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With foul air settling into northern Utah for the rest of the week, schools are monitoring pollution levels with an eye toward canceling outdoor recess for vulnerable students.

Tuesday was the first "red" air alert of 2011 for Salt Lake and Davis counties, which means the use of wood- and coal-burning fireplaces is prohibited. And people in sensitive groups — the very young, the very old and people with heart and lung conditions — should protect their health by avoiding exertion outdoors.

The inversion is expected to strengthen through the week, said Mike Seaman of the National Weather Service's Salt Lake City office. "The front coming in Saturday should be strong enough to push the inversion out," he said. "But until then, we're stuck in soup."

At elementary schools along the Wasatch Front, principals monitor state measurements of fine-particulate matter to decide when to keep students with respiratory problems indoors and when to cancel outdoor recess altogether.

The Utah Department of Health recommends that children with congenital heart disease, cystic fibrosis, asthma or respiratory problems stay indoors when pollutants known as PM2.5 reach 35.5 micrograms per cubic meter of air, exceeding the Environmental Protection Agency's standard for healthy air.

Students expressing respiratory symptoms, including those who have colds, should stay inside when measurements hit 55.5 micrograms, according to state guidance. And it's indoor recess for everyone if particulate matter soars to 90 micrograms.

"We used to really worry just about 'red,' " said Marian Broadhead, principal of Hawthorne Elementary in Salt Lake City. "Then we got better information about the particulates. We really watch."

On Tuesday, fine particulate matter was at 32 micrograms for morning recess, Broadhead says, but it had soared to nearly 60 micrograms when the afternoon break rolled around. Sensitive students stayed inside, reading in the main office or visiting the library.

"If a student says, 'This is really bothering me' or 'I'm feeling uncomfortable,' we let that student stay in," Broadhead said. "We're trying to be really sensitive to those kinds of things."

Last year, she didn't need to cancel outdoor recess for a single day. But the year before, there were four days when particulate matter hit 90 micrograms, Broadhead said.

The state's air-monitoring equipment for Salt Lake Valley sits on Hawthorne's campus, but Broadhead checks for updates at

Becca Jorgensen, a Department of Health program specialist, said most schools in counties affected by air quality — Salt Lake, Davis, Weber, Utah and Cache — are familiar with the recess guidelines.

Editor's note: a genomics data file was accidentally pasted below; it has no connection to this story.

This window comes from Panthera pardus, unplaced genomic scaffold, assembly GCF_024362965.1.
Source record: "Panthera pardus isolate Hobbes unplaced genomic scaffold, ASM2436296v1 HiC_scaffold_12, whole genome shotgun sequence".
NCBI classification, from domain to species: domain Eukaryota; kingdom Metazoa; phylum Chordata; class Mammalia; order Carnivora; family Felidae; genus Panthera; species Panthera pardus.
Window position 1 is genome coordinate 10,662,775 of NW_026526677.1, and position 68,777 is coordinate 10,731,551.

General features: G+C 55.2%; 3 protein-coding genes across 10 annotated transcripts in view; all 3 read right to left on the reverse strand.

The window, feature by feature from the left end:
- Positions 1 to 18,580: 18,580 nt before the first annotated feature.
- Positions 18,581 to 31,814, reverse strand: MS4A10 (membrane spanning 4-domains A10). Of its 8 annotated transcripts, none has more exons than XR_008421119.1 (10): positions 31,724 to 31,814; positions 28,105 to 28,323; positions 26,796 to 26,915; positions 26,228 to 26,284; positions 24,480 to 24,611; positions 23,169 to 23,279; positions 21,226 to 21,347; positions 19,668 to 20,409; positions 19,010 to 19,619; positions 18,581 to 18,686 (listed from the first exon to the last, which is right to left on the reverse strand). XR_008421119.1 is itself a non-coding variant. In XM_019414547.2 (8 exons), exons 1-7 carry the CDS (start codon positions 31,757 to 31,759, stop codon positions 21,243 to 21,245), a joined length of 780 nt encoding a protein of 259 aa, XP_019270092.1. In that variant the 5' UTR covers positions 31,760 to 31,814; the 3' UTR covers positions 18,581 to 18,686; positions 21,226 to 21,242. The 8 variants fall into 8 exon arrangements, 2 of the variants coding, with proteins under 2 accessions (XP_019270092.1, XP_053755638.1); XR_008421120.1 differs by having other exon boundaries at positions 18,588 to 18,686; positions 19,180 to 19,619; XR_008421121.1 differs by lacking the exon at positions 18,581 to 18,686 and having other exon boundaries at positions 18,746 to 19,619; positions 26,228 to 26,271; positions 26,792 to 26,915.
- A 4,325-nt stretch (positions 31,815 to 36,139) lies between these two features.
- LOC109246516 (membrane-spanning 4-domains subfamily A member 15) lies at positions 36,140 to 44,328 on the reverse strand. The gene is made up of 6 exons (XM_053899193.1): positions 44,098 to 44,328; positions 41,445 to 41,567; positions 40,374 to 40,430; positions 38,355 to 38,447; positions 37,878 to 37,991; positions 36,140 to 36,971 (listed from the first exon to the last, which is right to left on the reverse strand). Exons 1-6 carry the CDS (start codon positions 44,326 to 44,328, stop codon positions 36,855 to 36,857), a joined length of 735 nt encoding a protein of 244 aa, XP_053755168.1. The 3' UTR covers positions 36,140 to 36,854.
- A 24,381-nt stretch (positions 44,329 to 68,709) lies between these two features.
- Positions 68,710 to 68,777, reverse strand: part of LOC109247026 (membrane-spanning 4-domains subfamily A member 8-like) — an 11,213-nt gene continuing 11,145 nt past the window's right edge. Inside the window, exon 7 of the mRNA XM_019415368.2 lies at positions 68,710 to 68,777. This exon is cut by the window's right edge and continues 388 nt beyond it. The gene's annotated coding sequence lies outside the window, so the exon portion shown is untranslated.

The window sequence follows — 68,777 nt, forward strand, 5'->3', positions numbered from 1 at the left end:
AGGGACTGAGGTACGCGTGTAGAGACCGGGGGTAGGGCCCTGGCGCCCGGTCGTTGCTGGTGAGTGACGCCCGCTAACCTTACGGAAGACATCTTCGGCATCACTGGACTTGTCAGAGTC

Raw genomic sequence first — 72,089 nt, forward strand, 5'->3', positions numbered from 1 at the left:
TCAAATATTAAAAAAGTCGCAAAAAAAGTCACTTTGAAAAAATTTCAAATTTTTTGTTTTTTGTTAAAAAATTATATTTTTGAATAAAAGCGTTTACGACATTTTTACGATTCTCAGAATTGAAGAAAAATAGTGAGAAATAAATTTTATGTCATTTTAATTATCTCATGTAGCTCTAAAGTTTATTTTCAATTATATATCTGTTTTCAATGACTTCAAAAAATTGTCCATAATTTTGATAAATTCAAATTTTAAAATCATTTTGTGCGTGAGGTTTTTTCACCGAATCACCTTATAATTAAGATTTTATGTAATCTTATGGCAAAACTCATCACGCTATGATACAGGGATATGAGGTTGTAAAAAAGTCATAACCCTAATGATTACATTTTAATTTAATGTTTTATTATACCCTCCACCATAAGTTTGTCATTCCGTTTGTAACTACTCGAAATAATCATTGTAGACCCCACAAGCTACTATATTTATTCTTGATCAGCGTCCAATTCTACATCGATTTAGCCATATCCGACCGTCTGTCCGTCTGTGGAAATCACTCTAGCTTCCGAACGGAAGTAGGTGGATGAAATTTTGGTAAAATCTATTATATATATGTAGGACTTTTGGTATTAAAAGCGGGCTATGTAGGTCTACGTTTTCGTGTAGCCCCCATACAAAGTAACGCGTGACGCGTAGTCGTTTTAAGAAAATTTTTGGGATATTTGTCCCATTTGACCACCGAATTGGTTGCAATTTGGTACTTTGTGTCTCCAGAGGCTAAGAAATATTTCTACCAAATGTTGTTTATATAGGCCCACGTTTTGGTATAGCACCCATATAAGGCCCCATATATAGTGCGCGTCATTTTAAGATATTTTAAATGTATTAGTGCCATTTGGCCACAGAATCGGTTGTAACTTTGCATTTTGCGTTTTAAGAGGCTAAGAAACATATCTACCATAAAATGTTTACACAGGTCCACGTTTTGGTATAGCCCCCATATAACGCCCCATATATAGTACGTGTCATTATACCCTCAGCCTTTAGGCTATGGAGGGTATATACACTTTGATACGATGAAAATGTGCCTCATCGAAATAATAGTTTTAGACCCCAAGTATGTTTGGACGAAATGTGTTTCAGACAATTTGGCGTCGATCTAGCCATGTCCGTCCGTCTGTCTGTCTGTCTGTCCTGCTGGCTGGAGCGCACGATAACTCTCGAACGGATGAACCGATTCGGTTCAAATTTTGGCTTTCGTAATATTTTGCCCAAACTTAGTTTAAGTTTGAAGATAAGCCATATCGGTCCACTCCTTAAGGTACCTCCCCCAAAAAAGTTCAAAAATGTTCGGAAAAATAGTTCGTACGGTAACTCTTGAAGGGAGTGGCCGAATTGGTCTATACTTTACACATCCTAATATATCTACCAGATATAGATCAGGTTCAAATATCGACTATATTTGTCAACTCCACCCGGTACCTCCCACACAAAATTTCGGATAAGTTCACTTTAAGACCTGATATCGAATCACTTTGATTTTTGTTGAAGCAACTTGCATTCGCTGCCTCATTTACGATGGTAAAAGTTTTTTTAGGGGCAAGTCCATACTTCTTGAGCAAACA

If students are kept inside, the department recommends physical activity, perhaps in the school gym, she said.

"Exercise is important," she said. "That's why we want the guidelines, too, so that [students] are not kept in on days when the particulate matter is lower."

Cherise Udell, president of Utah Moms for Clean Air, considers whether to ask Salt Lake City's Bonneville Elementary to keep her first-grader inside as soon as fine particulates reach 40 micrograms, even though her daughter doesn't have a lung or heart condition.

Last winter, she often volunteered to supervise students kept inside due to poor air quality.

She would take them to the school gym and send them running with games or laps. She hopes to organize a parent volunteer program that can be replicated at other schools.

"Kids need to get the wiggles out. It seems like the parents need to kick in at this point," Udell said. "The worst month is January, with regards to PM2.5. If we can just get through this month, then we can all breathe a little easier." —

Get involved • Want to help clear the air?

I During January, the "Care to Clear the Air" campaign encourages Utahns to reduce vehicle emissions. To set a goal and sign up for air-quality alerts via text message, go to —

The forecast

High pressure means an inversion will settle over the Salt Lake Valley for the rest of the week. In Salt Lake, Davis and Cache counties, use of wood- and coal-burning fireplaces is prohibited, and people in sensitive groups should avoid exertion outdoors. The health advisory is also in place for Weber, Box Elder and Tooele counties, but avoiding the burning of wood and coal is only suggested. Utah County air quality was listed as good Tuesday.

Highs in northern Utah will be in the mid-20s Wednesday and Thursday, and around 30 Friday. A storm expected to move into the region Saturday, bringing a 50 percent chance of snow, could be strong enough to clear the air.

Source • Utah Division of Air Quality,National Weather Service

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